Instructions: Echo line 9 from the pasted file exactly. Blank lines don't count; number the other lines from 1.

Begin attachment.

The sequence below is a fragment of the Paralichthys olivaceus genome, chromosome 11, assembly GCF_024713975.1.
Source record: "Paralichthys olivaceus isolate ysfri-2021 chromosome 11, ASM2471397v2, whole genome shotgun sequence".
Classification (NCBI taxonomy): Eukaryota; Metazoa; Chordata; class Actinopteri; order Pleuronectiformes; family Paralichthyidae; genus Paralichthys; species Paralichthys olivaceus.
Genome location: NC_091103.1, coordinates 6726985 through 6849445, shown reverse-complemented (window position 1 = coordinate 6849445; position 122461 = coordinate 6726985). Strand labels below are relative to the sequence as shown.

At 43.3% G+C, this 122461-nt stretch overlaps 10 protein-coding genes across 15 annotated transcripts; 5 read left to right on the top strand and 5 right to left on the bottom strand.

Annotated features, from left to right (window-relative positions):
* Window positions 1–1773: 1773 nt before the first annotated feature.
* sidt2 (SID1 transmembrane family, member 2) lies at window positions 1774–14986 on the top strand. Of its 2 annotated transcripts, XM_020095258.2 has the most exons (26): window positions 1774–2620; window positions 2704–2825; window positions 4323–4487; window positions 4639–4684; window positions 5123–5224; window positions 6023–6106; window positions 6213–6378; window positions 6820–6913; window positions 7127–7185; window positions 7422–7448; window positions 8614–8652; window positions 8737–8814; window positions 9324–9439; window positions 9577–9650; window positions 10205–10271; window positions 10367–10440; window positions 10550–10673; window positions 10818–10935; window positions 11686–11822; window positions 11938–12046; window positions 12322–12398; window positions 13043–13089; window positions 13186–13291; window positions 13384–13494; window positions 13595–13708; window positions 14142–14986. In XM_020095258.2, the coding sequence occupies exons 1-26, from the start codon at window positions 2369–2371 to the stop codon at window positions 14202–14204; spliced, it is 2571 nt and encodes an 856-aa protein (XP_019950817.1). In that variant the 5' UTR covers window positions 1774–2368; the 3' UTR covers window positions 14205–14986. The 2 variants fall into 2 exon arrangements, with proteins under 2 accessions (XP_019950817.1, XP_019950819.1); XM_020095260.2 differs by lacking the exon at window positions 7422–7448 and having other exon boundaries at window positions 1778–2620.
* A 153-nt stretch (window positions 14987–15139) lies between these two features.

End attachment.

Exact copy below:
* A 153-nt stretch (window positions 14987–15139) lies between these two features.